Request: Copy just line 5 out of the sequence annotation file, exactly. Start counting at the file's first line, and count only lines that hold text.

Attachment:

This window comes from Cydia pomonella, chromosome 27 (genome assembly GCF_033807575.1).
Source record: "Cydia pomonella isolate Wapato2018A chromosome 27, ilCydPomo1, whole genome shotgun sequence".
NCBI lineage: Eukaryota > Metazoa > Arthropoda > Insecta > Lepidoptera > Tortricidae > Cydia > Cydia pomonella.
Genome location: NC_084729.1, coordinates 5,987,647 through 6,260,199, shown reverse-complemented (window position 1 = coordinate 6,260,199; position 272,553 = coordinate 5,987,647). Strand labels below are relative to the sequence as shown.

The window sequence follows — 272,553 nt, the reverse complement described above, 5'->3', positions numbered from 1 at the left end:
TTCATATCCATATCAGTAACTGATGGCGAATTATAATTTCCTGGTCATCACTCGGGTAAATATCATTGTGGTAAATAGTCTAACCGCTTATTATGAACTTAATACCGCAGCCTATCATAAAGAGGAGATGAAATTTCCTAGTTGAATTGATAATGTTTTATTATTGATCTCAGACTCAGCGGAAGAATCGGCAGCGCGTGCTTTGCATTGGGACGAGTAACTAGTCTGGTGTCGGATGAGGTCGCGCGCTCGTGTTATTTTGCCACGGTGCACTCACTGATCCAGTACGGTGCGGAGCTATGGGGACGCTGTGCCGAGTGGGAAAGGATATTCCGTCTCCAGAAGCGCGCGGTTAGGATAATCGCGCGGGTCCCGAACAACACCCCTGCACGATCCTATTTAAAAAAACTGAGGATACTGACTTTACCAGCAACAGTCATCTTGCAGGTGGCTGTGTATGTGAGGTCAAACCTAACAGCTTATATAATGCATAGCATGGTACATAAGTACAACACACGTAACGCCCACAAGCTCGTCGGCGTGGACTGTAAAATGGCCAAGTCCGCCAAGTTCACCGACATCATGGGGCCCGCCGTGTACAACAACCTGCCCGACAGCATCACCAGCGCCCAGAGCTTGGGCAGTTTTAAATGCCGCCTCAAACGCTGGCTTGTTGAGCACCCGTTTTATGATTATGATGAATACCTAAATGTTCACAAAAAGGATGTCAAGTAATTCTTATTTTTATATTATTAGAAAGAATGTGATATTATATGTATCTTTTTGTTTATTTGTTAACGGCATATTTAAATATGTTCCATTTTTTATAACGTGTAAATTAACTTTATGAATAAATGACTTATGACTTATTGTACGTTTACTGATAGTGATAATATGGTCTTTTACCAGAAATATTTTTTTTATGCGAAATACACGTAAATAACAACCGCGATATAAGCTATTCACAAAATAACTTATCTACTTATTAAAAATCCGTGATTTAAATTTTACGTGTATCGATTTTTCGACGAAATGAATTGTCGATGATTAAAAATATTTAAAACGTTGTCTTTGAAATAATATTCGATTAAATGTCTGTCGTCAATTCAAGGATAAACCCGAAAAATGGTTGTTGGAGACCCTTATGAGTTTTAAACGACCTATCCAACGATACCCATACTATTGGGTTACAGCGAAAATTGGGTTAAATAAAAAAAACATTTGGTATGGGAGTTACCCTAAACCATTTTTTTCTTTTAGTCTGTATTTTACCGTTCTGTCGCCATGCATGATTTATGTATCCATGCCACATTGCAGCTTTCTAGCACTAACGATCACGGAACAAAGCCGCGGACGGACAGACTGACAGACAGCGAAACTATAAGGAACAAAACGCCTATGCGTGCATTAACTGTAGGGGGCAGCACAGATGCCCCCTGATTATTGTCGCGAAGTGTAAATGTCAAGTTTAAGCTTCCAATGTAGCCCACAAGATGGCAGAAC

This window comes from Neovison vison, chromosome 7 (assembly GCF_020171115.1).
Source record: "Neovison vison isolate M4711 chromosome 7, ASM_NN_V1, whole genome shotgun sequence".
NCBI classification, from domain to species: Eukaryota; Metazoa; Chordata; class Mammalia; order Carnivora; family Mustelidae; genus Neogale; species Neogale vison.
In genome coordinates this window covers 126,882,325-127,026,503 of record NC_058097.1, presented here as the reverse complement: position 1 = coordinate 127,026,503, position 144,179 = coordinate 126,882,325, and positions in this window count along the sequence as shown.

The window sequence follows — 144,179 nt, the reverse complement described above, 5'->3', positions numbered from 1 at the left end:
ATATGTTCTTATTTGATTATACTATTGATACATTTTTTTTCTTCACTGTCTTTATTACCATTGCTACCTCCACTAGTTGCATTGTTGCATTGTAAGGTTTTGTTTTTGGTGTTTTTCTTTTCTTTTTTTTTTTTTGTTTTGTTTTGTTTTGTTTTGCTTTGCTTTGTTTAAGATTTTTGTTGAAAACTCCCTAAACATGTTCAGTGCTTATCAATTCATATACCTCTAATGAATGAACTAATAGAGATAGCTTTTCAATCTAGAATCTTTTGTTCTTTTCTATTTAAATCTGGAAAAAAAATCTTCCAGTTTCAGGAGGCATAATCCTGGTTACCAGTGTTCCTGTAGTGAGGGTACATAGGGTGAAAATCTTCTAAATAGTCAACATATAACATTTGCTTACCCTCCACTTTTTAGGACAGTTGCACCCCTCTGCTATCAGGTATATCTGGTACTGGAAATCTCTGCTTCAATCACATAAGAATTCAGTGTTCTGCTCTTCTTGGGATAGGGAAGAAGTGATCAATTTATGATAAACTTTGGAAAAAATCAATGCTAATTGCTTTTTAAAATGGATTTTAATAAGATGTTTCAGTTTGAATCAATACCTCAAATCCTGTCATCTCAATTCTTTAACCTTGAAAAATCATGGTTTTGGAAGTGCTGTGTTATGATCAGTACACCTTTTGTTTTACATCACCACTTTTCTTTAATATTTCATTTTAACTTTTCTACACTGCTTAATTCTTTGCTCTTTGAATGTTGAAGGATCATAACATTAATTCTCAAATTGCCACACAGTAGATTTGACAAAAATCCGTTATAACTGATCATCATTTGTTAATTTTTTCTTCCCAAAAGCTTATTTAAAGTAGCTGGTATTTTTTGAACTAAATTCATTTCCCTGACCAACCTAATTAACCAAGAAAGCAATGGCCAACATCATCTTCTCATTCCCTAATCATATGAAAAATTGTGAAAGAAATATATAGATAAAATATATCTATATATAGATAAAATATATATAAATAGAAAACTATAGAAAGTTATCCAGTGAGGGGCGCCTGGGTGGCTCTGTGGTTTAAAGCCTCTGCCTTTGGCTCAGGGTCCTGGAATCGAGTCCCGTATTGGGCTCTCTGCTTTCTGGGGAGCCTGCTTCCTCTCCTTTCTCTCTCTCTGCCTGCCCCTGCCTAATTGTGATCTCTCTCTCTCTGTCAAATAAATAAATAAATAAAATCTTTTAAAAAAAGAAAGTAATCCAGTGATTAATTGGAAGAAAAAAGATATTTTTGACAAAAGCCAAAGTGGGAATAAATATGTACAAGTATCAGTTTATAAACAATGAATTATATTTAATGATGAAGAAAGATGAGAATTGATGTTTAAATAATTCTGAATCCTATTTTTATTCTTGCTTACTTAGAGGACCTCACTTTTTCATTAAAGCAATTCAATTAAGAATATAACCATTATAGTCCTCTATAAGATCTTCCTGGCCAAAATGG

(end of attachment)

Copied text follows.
The window sequence follows — 272,553 nt, the reverse complement described above, 5'->3', positions numbered from 1 at the left end: